Michelangelo, the father and master of all the arts, died in Rome on February 18th, 1564, at the age of 89. He lived in Rome for thirty straight years, without ever coming back to Florence, his city. For Cosimo de Medici, Grand Duke of Tuscany, this was a big sorrow. He tried in any way to convince the most famous artist ever to come back, including naming him first director of the Art of Drawings Academy, founded in 1563, but in the end, the reason why Michelangelo decided not to come back is exactly because Cosimo and his family had turned the Republic of Florence into a monarchy. When Michelangelo died, Pope Pius IV ordered that his body was buried in the St. Peter’s Basilica (a great honor for an artist), but despite this, Michelangelo tomb is in the Basilica di Santa Croce, In Florence Italy.
Michelangelo’s body stolen
Michelangelo had his family in Florence, in particular his nephew Leonardo, who also was his heir. Leonardo Buonarroti went to Rome where he received his heritage, but also, probably helped by Cosimo de Medici, organized the transfer of the corpse to Florence. He knew that most probably the Pope would oppose to the transfer, and decided to hide the body into clothes, placing it into a grocery cart pulled by oxen, with destination Florence. Three weeks later the body of Michelangelo arrived in Florence, where it was placed in the Compagnia dell’Assunta. Two days later it was moved in Santa Croce by the members of the Art of Drawings Academy.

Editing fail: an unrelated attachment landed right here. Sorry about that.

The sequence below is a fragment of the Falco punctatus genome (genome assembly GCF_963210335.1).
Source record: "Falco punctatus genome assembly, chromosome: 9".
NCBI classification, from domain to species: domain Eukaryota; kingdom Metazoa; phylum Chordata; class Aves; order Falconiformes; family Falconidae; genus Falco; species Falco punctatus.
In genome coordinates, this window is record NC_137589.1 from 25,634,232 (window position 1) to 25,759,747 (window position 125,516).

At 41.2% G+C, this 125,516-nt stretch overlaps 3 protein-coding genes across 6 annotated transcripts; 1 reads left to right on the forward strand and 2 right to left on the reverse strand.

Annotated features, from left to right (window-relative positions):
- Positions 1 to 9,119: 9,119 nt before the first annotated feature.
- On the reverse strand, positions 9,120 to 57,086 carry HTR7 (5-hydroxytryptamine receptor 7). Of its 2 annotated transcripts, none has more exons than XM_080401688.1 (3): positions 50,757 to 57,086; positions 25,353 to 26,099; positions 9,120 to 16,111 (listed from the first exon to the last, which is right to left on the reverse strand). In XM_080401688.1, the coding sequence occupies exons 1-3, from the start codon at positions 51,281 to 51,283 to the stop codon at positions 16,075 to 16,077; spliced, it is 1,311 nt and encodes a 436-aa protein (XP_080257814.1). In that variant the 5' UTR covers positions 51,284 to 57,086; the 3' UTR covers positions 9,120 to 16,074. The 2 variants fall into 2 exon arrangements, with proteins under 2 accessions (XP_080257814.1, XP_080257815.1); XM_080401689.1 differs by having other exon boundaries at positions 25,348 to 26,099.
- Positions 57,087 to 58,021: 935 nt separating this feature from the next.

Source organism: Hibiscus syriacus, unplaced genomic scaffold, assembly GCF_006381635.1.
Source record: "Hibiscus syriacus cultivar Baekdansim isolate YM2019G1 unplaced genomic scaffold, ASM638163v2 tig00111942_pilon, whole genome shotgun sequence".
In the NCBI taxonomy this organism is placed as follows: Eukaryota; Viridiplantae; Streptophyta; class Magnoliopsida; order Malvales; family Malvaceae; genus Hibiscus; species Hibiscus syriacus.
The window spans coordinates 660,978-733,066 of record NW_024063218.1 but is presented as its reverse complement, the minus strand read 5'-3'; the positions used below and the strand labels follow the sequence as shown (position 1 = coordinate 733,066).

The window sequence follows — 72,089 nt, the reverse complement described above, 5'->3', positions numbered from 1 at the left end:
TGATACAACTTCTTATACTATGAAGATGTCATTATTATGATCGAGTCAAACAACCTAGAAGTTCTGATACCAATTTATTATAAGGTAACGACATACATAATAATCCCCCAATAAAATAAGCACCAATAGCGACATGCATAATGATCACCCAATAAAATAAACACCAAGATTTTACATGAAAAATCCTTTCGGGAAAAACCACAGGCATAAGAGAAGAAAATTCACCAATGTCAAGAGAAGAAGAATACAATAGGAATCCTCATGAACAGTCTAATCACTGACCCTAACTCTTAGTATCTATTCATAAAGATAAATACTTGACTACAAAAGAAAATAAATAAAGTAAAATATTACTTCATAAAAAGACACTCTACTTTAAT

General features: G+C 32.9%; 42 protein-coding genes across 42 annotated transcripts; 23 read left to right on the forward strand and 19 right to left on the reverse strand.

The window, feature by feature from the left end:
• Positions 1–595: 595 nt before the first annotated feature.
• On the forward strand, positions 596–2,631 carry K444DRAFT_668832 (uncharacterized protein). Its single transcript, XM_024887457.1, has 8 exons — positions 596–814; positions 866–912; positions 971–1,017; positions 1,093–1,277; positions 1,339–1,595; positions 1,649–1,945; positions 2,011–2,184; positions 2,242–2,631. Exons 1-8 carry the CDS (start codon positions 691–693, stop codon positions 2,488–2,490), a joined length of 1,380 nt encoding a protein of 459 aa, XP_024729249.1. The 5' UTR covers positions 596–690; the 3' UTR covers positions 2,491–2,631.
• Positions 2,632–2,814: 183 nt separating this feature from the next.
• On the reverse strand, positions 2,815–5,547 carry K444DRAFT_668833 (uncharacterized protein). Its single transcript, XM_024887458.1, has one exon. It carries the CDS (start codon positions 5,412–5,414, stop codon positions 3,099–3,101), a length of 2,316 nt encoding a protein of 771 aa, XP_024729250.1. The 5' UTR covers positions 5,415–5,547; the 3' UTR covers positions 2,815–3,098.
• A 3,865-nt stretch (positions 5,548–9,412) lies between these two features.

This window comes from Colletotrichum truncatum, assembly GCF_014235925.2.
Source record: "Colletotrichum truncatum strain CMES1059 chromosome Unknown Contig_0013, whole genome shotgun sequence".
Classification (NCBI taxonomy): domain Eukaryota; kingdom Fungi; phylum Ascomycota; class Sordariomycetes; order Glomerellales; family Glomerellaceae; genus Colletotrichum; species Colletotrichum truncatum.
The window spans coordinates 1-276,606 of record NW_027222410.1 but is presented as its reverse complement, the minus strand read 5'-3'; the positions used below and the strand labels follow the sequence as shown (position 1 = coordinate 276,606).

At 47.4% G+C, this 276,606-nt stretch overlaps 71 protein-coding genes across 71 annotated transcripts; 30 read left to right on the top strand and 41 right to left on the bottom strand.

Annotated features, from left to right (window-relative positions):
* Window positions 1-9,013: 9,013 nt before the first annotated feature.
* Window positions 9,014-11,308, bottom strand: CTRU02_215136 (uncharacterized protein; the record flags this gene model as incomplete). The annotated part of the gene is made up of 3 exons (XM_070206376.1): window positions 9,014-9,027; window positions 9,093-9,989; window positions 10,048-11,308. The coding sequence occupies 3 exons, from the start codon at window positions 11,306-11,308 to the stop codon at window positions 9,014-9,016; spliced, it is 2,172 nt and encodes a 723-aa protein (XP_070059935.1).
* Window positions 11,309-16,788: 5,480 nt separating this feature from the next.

Giorgio Vasari, one of the biographers as well as one of the greatest fans of the artist, had the honor to design Michelangelo tomb. The monumental tomb is surrounded by frescoes by Giovan Battista Naldini, with angels holding a curtain and a representation of Pietà. On top of the tomb is a bust of Michelangelo, a work by Giovan Battista Lorenzi. Three statues are sitting in front of the grave, sad for the death of the greatest artist ever. They are the personification of Painting (left, by Giovan Battista Lorenzi), Sculpture (center, by Valerio Cioli) and Architecture (right, by Giovanni Dell’Opera). This tomb inaugurated the tradition to consider the Basilica di Santa Croce as a temple of the Italian glories. After Michelangelo, many more famous Tuscan and Italian people have been buried in monumental tombs in the Basilica, most notably Galileo Galilei, Niccolò Machiavelli and Gioacchino Rossini.
Cosimo de Medici couldn’t say Michelangelo was at his service, but could at least say that he was buried in Florence. Leonardo Buonarroti, the nephew of the artist, in order to gain the favor of the Grand Duke, donated to Cosimo five unfinished works: the four prisoners, visible at the Accademia Gallery, and the Genius of Victory, today at Palazzo Vecchio.